Even before the current war, Yemen was the poorest country in the Middle East. Chronic poverty has been aggravated by conflict, weather and long-term instability. More than ten million people have insufficient food and two million have been displaced within the country. Bombing and fighting continues in many places and there are few aid agencies on the ground with too little money. Too many of those that are there have been holed up in the capital.
When MPs debate the UK's aid target today, I hope we are presented with a full picture of the pros and cons of aid spending. I'm proud that Britain hasn't turned its back on the world's poorest - the fact that the rest of the world has not yet followed suit is a reason to carry on, not retrace our steps. We can and must continue to do better, but there should be no doubt that British aid is transforming the lives of millions of the most vulnerable people on the planet.
As duty bearers of human rights, it is the responsibility of states to ensure that their citizens are able to realise their rights. The High Level Panel's recommendations are set to come out in June and will be addressed to heads of state. It is yet to be known whether these recommendations will have an accountability mechanism attached to them so it may well fall to civil society to hold governments to account.
Here we are watching rich countries debating yet again whether Syrian refugees should be allowed in or not, whether they pose a security threat or are linked to terrorist groups. At Oxfam, we've been calling for the resettlement of 10 per cent of the most vulnerable five million registered Syrian refugees...
Most of us remember the image of thousands of Ethiopians starving during the famine of 1984/85, the luckier ones seemingly fed only by the power of the Western media to incite compassion and belated action from international agencies. On a recent visit to the country, I heard how the weather conditions now are as bad as during that terrible disaster...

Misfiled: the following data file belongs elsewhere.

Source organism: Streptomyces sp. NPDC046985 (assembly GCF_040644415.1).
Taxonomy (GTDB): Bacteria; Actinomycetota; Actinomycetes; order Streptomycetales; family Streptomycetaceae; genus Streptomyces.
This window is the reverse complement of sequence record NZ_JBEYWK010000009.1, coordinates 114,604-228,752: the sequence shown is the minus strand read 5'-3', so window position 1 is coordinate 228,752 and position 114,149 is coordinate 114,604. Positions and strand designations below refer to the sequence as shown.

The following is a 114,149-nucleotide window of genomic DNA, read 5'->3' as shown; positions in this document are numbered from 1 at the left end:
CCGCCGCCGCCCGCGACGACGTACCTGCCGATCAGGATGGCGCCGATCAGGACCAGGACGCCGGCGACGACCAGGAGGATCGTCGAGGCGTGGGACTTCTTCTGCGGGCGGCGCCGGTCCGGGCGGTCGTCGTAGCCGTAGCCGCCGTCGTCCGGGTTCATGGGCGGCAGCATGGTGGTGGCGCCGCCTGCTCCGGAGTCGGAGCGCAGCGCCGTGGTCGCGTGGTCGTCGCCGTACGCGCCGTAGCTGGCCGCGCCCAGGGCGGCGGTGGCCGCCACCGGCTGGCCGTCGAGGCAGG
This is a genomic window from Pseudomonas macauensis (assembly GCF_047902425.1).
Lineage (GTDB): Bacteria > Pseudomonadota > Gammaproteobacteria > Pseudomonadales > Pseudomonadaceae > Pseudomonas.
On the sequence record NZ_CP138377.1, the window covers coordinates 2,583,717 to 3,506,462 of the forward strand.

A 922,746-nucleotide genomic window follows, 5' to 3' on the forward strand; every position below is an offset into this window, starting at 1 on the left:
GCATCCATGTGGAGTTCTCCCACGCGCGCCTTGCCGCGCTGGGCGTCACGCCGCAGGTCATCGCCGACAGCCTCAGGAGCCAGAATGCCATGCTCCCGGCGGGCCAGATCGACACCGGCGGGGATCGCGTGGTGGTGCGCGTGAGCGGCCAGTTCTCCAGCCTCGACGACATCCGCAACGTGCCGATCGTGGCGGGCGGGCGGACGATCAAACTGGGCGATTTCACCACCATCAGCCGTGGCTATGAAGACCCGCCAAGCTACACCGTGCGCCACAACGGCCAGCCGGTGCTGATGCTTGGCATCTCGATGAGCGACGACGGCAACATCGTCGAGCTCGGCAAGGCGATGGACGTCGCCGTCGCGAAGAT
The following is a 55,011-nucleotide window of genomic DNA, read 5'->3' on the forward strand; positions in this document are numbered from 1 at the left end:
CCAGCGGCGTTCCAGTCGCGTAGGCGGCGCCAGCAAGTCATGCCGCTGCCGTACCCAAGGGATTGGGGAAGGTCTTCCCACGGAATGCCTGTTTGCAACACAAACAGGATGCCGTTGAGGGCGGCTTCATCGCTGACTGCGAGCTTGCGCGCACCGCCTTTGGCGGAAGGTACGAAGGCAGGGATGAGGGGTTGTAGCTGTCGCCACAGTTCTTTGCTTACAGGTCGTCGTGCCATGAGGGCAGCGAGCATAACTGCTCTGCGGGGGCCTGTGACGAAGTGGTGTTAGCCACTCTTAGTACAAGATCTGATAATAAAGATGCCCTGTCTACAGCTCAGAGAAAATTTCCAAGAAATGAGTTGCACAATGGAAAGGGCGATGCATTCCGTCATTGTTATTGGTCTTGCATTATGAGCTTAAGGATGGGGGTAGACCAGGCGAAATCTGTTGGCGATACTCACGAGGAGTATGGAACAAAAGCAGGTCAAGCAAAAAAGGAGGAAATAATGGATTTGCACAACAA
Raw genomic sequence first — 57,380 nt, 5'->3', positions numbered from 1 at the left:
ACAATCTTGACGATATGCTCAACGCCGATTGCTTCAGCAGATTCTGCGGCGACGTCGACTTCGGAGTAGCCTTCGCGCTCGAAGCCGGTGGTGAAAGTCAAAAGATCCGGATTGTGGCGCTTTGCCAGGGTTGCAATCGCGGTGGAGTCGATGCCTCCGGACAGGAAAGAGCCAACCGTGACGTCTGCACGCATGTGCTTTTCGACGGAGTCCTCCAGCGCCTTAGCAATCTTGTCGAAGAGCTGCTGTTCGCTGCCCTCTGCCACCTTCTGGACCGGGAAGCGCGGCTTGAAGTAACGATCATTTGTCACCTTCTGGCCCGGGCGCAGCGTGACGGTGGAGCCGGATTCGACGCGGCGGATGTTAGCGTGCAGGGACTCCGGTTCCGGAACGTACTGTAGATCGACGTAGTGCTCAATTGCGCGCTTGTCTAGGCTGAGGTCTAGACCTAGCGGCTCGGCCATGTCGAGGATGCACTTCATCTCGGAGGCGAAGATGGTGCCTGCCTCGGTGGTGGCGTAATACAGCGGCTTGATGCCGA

What sort of system have we created that relentlessly siphons wealth from the poor to the richest 1%, and in the process deprives humanity of the resources that could bring happiness, contentment and joy to billions of people? When, oh when, will world leaders take concrete steps to remedy this injustice and unfairness?
Inequality has been shown to impact on the durability of economic growth and increases the chances of future financial shocks; it undermines social cohesion and equality for women; and it increases political instability. In a surprising echo to Aicha's words, the self-proclaimed zillionaire Nick Hanauer wrote in 2014 that "if we don't do something to fix the glaring inequities in this economy, the pitchforks are going to come for us"... Economic and policy changes in recent decades - including deregulation, privatisation, financial secrecy and globalisation, especially of finance - have supercharged the age-old ability of the rich and powerful to use their position to further concentrate their wealth.
As Mark Carney and others have said, greater fairness is needed, because without it, the social contract that binds us together is weakened. When people feel that the playing field is far from level, that the rules are rigged by those with power and influence to work against them and their children, society begins to feel the strain.
The Government yesterday announced its final pre-election budget and, as expected, there was quite a bit in there on tax avoidance. That's hardly surprising - we know that there is overwhelming public support for action on tax dodging. Unfortunately none of the big parties have yet gone far enough - and yesterday's budget announcements don't change that.
Oxfam is in Liberia and Sierra Leone for the long haul. We're continuing to work with communities to build understanding of Ebola treatment and how to stay healthy, providing financial support to help families get back on their feet, and helping them guard against infectious diseases by equipping schools and clinics with clean water and sanitation.